New York University's independent student newspaper, established in 1973.

Washington Square News

New York University's independent student newspaper, established in 1973.

Washington Square News

New York University's independent student newspaper, established in 1973.

Washington Square News

Review: ‘Wicked Little Letters’ spells out what it means to be kind

In “Wicked Little Letters,” handwriting isn’t the only script that denotes what it means to be a good mother, drunkard, neighbor or friend.
“Wicked Little Letters” directed by Thea Sharrock released in theaters on February 23, 2024. (Courtesy of Sony Picture Classics)

Chronically bad handwriting runs in my family. When my mom and I exchange holiday cards, it becomes a race to see who can decipher whose faster. But as much as we would like to blame nature or nurture, there is little correlation between one’s handwriting and genetic or personality traits. There is, however, a correlation between watching “Wicked Little Letters” and experiencing bouts of unruly laughter, heartfelt fun and a surprisingly deep meditation on what it means to be a neighbor.

Starring the unyielding forces that are Olivia Colman and Jessie Buckley, the vibrant and refreshing film follows the townsfolk of Littlehampton as they receive preposterously profane letters in a time before handwritten evidence was viable in court. While letter-victim number one, Edith (Colman), mounts a campaign against irreverent rebel Rose (Buckley), Edith’s so-called friends sense that Rose may actually be innocent.

It is hard to remember the last time this much defiant silliness filled cinemas nationwide. The flourish at the end of this tale is that all this riotous obscenity is based on a story that, as the film promises, “is more true than you’d think.” But walking out of the theater, laughter gives in to deep thought as one realizes that, beyond a handful of expletives, “Wicked Little Letters” has a lot more to communicate.

With a cast of comedians known for contrasting sharp and bumbling techniques, “Wicked Little Letters” teeters on the edge of witty and silly. Sometimes, the differences between the actors’ performances, like Anjana Vasan’s highly competent, sarcastic Gladys Moss and Hugh Skinner’s floundering, imbecilic Constable Papperwick  — representing the extreme ends of this cast’s stylistic scale — can clash. While conversations between devout Edith and rebellious Rose go just about as poorly as one would expect, exchanges between Gladys and her sexist superiors sometimes flounder into the realm of ridiculousness. But the contradictions within the film’s casting only serve to highlight the contradictions within us all: anyone, from the most pious Christian, the most lawful police officer or the most foul-mouthed bar-crawler, is capable of kindness, cruelty and spewing a whole lot of vitriol.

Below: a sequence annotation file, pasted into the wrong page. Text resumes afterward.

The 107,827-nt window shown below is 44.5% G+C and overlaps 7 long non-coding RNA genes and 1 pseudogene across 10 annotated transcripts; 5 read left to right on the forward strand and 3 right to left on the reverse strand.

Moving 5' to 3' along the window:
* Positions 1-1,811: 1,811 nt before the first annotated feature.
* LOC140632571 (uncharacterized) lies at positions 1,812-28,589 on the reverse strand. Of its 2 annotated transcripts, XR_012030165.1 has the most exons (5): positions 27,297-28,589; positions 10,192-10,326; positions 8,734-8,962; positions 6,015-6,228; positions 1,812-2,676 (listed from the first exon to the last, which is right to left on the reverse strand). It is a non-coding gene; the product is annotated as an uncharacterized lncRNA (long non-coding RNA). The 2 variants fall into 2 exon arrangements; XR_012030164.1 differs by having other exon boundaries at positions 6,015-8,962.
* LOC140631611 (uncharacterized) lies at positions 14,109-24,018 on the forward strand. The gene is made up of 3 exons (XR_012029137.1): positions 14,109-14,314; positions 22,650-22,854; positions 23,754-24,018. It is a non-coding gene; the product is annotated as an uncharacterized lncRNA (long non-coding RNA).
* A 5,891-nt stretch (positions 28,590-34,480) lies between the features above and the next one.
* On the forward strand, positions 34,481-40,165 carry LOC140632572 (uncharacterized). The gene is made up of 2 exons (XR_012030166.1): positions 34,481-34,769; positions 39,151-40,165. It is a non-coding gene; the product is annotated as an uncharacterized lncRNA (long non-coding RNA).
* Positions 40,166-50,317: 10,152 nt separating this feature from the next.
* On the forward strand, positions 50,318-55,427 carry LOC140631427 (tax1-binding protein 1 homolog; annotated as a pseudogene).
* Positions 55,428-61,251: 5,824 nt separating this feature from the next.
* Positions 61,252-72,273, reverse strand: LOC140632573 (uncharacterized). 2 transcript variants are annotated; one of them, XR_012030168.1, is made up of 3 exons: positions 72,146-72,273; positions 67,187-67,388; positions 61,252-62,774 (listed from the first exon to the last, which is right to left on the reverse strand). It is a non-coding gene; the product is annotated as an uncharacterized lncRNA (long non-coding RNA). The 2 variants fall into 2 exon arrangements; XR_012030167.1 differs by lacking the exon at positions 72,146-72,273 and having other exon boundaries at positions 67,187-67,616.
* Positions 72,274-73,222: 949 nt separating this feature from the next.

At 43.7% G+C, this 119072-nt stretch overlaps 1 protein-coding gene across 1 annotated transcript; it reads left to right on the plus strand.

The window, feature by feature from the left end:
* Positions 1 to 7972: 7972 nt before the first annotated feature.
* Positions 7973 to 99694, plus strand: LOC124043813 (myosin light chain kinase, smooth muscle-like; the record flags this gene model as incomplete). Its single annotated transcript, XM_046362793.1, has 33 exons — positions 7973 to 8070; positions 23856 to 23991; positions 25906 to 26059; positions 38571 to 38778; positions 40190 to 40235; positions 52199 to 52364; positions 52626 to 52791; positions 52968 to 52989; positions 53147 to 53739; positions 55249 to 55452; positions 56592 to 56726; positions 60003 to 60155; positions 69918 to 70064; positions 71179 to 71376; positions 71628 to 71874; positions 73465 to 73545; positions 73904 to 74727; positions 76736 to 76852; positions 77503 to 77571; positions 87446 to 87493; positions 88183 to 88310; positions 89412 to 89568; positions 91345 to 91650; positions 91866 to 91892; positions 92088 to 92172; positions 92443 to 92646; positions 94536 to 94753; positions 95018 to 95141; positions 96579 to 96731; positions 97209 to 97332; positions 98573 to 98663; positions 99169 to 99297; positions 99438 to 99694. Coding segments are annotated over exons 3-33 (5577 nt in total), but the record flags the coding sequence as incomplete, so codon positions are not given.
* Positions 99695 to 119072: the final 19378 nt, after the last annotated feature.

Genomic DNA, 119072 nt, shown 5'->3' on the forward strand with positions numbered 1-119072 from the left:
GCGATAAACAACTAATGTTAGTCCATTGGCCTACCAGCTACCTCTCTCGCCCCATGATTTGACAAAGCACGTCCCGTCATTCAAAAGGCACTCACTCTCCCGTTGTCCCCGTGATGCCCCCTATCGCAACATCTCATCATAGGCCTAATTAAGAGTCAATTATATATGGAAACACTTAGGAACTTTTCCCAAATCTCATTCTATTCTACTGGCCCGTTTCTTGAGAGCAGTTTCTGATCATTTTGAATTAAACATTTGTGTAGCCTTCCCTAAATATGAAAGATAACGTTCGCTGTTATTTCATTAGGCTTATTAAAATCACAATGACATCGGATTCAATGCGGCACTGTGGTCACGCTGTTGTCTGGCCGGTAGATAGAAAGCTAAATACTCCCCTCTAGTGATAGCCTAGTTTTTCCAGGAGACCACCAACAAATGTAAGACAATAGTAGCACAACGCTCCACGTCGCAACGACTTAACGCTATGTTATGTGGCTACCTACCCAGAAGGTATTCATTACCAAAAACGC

These contradictions arise again with one of the film’s most central themes; an undercurrent of generational abuse runs through picturesque Littlehampton. Edith’s father is verbally abusive, Rose fled to England to shield her daughter from her violent ex, and Officer Moss’s father instilled an environment of rampant sexism within Littlehampton’s police force that undermines her every move. But these characters are not necessarily confined to wickedness — it is how these characters respond to their trauma that brings humanity to the film.

The film does a great job at diving into relations within a community, and the best example is Rose. Criticized by her neighbors for her profane language and overall unladylike demeanor, she is popular amongst the town drunkards and virtually no other “Littlehamptonite.” But more than the ladies of Littlehampton, Rose is compassionate and inclusive. Above all, she is a caring mother. Sure, her young daughter curses almost as much as she does, but who cares if they have hearts of gold? When conservative Littlehampton must negotiate with a woman who is distinctly herself, Rose proves that the words in those letters aren’t wicked; the environment that caused them to be written is.

Inspired by the relationship between Rose and her daughter, I picked up the phone and called my mom after watching the film. Thank goodness for phone calls — without the obstacle of forensic handwriting interpretation, I was able to clearly communicate how much I appreciated the example she set for me: be your best self, no matter the hardships you have endured. I am lucky to have seen my relationship with my mother in the film’s mother-daughter relationship.

Go watch “Wicked Little Letters” with someone that taught you how to be kind. Not only will you have a wicked good time together, but you will be reminded to appreciate the people who support you even more. I’d sign off on this movie any day, no matter how illegible my signature may be.

Contact Liv Steinhardt at [email protected].

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  • K

    Kris RothApr 22, 2024 at 9:38 pm

    We saw the movie with your mom tonight and we loved the shit out of it! Your review is spot on. Well done!